The December issue of Psychology Today has an interesting article about achievement called The Winning Edge.
In the article they suggest that grit, or perserverance and
persistance, makes a significant difference. Perhaps the greatest
This makes sense to me. I have seen all kinds of people excel and most had grit. People with lots of money and many with little. People with lots of education and many with more street smarts. People with high IQs and many with less impressive intelligence scores.
Over the last several years, I have been very interested in the conditions that produce breakthroughs (see 2 Weeks to a Breakthrough and my More Space essay for more about my work with breakthroughs). Action and resolve figure prominantly in most breakthroughs.
The article goes on to say that grit can be developed, and I agree with this too. But here is an interesting statement important for all you parents out there:
"Grit, most likely, can be taught, or at least encourages. But one impediment to growing grit may be – surprisingly – the seemingly innocent act of parents praising a child’s intelligence. In one fascinating series of studies, Stanford Univesity psychologist Carol Dweck and her collegues showed that children who were praised for their intelligence cared more about their grades than about learning during subsequent tasks. And after experiencing failure, there children were less persistent than their peers who had been prasied for their effort. ‘When you praise kids’ intelligence and then they fail, they think they’re not smart anymore, and they lose interest in their work.’ Dweck explains. ‘In contrast, kids praised for effort show no impairment and often are energized in the face of difficulty."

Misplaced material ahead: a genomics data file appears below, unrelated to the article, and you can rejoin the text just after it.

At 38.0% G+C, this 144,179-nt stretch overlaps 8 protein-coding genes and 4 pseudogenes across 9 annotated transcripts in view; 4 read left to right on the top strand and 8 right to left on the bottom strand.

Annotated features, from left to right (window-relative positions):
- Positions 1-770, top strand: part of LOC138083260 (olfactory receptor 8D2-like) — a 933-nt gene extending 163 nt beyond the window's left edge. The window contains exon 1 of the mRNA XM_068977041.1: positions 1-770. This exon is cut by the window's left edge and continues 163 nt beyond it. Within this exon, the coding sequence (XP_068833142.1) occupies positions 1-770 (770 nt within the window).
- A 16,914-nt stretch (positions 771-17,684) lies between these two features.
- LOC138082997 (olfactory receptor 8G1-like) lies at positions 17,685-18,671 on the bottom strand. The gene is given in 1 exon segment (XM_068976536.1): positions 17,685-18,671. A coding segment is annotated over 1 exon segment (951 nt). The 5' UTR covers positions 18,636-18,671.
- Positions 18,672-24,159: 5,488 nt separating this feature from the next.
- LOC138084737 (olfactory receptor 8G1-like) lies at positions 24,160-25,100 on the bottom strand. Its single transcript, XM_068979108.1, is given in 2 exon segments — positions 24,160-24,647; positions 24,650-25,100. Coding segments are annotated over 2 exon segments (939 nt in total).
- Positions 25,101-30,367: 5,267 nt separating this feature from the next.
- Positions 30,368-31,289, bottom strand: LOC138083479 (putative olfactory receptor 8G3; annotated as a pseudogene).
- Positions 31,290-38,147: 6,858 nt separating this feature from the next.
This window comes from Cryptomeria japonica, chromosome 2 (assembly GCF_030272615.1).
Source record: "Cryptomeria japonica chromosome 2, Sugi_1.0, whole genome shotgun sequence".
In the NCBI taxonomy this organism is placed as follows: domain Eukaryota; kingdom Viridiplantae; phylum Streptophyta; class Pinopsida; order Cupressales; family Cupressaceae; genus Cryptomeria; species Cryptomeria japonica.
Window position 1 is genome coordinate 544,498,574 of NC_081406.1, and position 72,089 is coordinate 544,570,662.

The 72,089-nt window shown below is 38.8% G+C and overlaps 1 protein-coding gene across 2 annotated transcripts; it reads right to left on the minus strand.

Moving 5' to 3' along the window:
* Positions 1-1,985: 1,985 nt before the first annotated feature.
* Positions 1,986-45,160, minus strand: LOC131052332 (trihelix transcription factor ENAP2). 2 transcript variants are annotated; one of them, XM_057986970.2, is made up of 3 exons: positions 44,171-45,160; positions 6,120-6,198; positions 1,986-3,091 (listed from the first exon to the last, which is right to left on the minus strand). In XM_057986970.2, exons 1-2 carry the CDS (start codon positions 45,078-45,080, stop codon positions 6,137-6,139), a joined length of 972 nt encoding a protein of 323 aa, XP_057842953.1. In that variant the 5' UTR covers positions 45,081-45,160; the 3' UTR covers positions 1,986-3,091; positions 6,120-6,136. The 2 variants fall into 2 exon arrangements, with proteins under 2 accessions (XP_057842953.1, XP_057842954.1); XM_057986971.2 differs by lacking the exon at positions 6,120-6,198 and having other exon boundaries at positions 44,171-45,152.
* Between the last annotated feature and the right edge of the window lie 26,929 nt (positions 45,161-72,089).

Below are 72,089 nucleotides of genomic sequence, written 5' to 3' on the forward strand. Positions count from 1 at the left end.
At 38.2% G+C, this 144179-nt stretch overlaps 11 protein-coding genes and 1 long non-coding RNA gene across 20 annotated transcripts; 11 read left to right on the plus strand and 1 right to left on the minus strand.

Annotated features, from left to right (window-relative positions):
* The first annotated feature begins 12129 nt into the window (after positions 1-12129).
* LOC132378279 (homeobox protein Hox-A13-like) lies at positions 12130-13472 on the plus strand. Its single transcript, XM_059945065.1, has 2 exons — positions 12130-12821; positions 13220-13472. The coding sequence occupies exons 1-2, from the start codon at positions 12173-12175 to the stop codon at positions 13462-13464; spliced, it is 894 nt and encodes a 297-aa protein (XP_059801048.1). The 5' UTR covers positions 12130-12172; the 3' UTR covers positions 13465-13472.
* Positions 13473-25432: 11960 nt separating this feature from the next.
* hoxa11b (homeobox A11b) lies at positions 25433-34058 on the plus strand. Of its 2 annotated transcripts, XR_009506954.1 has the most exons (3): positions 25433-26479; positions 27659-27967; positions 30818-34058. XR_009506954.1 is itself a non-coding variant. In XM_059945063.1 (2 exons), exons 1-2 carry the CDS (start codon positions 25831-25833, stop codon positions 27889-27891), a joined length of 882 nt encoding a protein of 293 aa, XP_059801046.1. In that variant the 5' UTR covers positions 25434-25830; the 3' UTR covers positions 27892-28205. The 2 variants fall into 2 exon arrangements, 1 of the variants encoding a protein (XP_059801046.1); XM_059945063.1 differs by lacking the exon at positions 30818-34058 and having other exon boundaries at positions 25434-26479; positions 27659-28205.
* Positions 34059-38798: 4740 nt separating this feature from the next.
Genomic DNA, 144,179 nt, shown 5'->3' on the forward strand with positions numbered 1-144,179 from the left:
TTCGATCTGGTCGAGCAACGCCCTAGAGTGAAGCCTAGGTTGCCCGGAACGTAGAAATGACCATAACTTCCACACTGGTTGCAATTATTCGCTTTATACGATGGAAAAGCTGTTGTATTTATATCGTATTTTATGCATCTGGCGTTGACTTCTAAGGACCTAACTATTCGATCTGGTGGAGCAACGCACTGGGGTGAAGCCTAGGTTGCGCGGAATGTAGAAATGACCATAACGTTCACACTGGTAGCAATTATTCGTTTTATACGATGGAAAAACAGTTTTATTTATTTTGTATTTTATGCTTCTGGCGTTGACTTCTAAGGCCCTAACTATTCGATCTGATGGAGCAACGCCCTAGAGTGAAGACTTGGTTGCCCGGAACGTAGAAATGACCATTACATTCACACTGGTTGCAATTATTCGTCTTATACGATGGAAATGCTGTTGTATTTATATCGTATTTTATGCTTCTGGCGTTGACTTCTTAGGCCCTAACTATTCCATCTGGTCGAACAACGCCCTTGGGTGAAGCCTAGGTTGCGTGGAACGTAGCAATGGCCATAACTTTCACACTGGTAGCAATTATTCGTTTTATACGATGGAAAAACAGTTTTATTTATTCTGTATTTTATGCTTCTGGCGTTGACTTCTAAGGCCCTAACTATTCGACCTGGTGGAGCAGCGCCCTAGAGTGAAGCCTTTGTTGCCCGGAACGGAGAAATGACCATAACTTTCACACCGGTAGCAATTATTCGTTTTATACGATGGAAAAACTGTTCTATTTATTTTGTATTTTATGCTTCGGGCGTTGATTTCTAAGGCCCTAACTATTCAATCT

Wow! Another example of the power of intrinsic motivation and the pitfalls of extrinsic motivation.
The article also offers a quick assessment you can take to determine your level of grittiness and suggests ways to nurture grit including:
- Help people find their passion
- Provide criticism lessons
- Be a model of gritiness
- Offer challenges
- Teach people to handle and learn from failure
- Don’t worry about balance
These suggestions also enliven intrinsic motivation. I have seen many people with great grades and ideal degrees fall flat when it comes time to achieve in life and career. I am betting you know a few people like this too. Many lack grit. They are disciplined, but in a mechanical – means to an end – manner, whichis less powerful and compelling.
Grit. Good stuff. The article is available online, and definitely worth read.